We went bouldering on Friday. Accidentally, because that’s how I fall headlong through our life these wild and wooly days. Second son shouted from the top of every rock, “It’s so beautiful up here!” And insisted on winking at me in almost every photo.Darling Girl insisted on jumping off or over every obstacle in her path, adamant that I not steady her. Wee Man took a running start over the edge of a boulder, only to break his fall with his sister’s kneecaps. It took me a minute to recover from that one. I thought he was a goner. Turns out he is just training for American Ninja Warrior. So is Second Son, for that matter. (And by the way, I think I speak for a whole generation of parents when I say, thanks for nothing, NBC.)
And with my heart careening off the rocks and my stomach somewhere around my ankle bones, it occurred to me that maybe something larger than an impromptu bouldering session was weaving its truth around me. I’m all caught up in the surrendering of these bold souls because truthfully, they were never mine to start with. See, there is something about freedom. About letting go of their safety, about letting them fall. About teaching them to navigate a line in the rocks when the passage seems impossible. When I teach them to climb down rather than rescue them out of fear, I’m gathering up all these moments of being brave, and flash forwarding in my head to when brave doesn’t look like scaling a rock, but standing up to someone who isn’t being kind. When brave is swimming upstream, and when brave is a lone, loud voice of peace in an increasingly angry and divided world.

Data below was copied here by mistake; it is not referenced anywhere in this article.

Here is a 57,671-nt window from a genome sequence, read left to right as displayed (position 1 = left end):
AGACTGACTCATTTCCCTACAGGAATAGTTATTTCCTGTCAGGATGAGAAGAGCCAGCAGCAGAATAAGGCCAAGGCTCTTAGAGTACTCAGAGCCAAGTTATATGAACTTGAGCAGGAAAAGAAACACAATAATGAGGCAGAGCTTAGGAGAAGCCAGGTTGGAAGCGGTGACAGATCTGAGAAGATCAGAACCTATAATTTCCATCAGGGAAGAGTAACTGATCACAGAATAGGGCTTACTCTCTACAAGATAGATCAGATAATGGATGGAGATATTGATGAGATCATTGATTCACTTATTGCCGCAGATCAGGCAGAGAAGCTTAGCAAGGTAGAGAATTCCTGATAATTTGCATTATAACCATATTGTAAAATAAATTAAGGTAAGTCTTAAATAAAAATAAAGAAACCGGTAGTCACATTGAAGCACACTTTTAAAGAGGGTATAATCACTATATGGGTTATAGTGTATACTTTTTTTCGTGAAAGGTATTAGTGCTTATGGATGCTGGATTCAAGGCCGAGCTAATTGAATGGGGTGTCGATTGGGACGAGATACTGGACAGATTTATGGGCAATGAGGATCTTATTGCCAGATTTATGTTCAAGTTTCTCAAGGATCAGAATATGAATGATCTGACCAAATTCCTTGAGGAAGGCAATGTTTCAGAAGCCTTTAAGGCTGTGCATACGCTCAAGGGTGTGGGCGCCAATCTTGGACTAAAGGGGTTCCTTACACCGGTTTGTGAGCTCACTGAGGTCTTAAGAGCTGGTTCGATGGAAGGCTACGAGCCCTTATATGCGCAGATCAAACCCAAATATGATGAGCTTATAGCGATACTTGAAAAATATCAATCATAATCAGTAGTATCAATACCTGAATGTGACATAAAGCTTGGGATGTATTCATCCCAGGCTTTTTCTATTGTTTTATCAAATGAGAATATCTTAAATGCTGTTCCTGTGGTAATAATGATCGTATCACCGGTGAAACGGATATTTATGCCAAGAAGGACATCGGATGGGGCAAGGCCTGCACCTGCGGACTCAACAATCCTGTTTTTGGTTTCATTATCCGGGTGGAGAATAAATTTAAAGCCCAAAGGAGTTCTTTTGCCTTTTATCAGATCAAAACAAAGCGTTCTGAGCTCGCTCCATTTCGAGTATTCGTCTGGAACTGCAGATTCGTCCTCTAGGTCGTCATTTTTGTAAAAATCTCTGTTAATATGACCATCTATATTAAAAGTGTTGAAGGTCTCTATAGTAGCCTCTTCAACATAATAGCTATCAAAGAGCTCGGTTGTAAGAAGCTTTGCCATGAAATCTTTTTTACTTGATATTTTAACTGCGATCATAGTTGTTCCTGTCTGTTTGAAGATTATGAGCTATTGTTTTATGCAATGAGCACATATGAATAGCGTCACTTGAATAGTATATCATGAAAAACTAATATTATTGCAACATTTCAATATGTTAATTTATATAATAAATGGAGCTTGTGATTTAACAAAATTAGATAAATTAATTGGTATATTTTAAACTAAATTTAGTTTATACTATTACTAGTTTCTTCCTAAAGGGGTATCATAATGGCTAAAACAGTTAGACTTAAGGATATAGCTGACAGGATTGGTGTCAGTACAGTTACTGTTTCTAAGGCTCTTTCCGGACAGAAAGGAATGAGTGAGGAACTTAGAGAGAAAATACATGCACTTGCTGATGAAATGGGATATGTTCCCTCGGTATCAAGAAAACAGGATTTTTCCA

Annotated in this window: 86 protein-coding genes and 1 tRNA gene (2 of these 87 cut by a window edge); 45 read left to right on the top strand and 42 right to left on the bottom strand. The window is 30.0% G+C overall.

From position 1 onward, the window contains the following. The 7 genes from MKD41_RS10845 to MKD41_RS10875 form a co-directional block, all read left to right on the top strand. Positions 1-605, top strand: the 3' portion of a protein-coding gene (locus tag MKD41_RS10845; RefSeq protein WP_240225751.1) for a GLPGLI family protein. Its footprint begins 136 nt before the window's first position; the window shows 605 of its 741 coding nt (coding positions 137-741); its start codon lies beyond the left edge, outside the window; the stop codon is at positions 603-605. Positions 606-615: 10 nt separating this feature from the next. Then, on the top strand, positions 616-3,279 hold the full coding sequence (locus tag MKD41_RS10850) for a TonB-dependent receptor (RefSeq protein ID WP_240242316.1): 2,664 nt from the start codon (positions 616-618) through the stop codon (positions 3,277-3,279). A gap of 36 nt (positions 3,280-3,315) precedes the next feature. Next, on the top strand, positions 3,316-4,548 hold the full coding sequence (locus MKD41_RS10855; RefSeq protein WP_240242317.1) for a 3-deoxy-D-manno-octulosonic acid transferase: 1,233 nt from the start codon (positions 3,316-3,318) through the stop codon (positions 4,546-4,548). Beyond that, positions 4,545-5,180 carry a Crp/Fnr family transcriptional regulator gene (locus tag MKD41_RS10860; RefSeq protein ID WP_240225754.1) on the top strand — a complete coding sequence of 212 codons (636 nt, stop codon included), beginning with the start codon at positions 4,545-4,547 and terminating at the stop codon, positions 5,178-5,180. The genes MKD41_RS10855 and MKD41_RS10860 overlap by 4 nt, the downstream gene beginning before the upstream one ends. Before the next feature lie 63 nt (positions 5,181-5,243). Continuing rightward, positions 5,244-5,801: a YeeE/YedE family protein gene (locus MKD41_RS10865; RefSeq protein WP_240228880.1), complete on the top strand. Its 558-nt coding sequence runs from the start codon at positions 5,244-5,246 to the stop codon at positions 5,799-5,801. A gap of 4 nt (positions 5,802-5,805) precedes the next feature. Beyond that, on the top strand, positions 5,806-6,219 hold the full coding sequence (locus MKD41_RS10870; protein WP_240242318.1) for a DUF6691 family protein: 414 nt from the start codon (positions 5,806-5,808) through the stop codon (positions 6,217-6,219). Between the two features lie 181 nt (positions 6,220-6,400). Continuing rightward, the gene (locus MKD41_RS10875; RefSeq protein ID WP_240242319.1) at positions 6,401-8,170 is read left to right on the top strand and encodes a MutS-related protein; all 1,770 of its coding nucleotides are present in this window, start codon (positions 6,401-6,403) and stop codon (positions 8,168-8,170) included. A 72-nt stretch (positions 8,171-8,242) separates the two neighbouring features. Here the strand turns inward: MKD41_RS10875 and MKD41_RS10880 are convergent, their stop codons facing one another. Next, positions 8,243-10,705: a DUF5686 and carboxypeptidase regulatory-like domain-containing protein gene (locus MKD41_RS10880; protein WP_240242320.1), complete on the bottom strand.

It’s not just my babes being brave. I’m practicing for when I can’t protect them from scraped knees, and wobbly ledges. When I can’t protect them from broken hearts, and mean girls, and the world telling them that they aren’t good enough. Or skinny enough. Or pretty enough. Or man enough.
And all I can think is to tell them is that being brave isn’t the same as not being afraid. That courage is not the absence of fear but rather our actions in the face of it, and we have a savior who tasted death so we could live in freedom. We were never promised safe.
“Safe?” said Mr. Beaver; “don’t you hear what Mrs. Beaver tells you? Who said anything about safe? ‘Course he isn’t safe. But he’s good. He’s the King, I tell you.”
One day, I won’t be there to dust them off but the Namer and Counter of Stars? He will. Them and me. And even if the worst should come, I will still proclaim He is faithful, and good always.So today I will let them scamper across the rocks with my breath held tight, swallowing the taste of my own fear for all the thousand ways we are wounded. Because we are all being brave here.
Tell me about your brave parenting.
With love and solidarity.